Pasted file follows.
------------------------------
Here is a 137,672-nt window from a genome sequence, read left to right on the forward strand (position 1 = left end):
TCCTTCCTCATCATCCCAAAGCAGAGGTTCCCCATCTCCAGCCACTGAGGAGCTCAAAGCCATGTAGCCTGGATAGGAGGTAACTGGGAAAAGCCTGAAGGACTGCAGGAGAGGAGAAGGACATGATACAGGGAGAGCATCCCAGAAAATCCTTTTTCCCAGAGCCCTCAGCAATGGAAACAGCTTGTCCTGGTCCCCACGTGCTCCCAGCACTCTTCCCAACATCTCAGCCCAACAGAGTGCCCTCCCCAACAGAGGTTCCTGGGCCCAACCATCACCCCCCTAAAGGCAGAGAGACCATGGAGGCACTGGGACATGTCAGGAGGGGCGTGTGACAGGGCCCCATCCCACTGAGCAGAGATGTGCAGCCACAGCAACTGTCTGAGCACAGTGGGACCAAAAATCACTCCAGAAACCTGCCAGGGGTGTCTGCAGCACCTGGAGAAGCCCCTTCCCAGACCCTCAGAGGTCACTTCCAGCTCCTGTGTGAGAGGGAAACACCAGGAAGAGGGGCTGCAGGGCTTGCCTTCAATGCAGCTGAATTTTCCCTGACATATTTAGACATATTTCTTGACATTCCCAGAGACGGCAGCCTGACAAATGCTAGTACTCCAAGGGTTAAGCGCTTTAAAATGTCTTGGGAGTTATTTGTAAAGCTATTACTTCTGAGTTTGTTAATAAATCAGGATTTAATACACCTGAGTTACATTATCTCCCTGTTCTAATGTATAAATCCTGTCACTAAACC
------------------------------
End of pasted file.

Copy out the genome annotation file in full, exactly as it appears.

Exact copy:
Here is a 137,672-nt window from a genome sequence, read left to right on the forward strand (position 1 = left end):
TCCTTCCTCATCATCCCAAAGCAGAGGTTCCCCATCTCCAGCCACTGAGGAGCTCAAAGCCATGTAGCCTGGATAGGAGGTAACTGGGAAAAGCCTGAAGGACTGCAGGAGAGGAGAAGGACATGATACAGGGAGAGCATCCCAGAAAATCCTTTTTCCCAGAGCCCTCAGCAATGGAAACAGCTTGTCCTGGTCCCCACGTGCTCCCAGCACTCTTCCCAACATCTCAGCCCAACAGAGTGCCCTCCCCAACAGAGGTTCCTGGGCCCAACCATCACCCCCCTAAAGGCAGAGAGACCATGGAGGCACTGGGACATGTCAGGAGGGGCGTGTGACAGGGCCCCATCCCACTGAGCAGAGATGTGCAGCCACAGCAACTGTCTGAGCACAGTGGGACCAAAAATCACTCCAGAAACCTGCCAGGGGTGTCTGCAGCACCTGGAGAAGCCCCTTCCCAGACCCTCAGAGGTCACTTCCAGCTCCTGTGTGAGAGGGAAACACCAGGAAGAGGGGCTGCAGGGCTTGCCTTCAATGCAGCTGAATTTTCCCTGACATATTTAGACATATTTCTTGACATTCCCAGAGACGGCAGCCTGACAAATGCTAGTACTCCAAGGGTTAAGCGCTTTAAAATGTCTTGGGAGTTATTTGTAAAGCTATTACTTCTGAGTTTGTTAATAAATCAGGATTTAATACACCTGAGTTACATTATCTCCCTGTTCTAATGTATAAATCCTGTCACTAAACC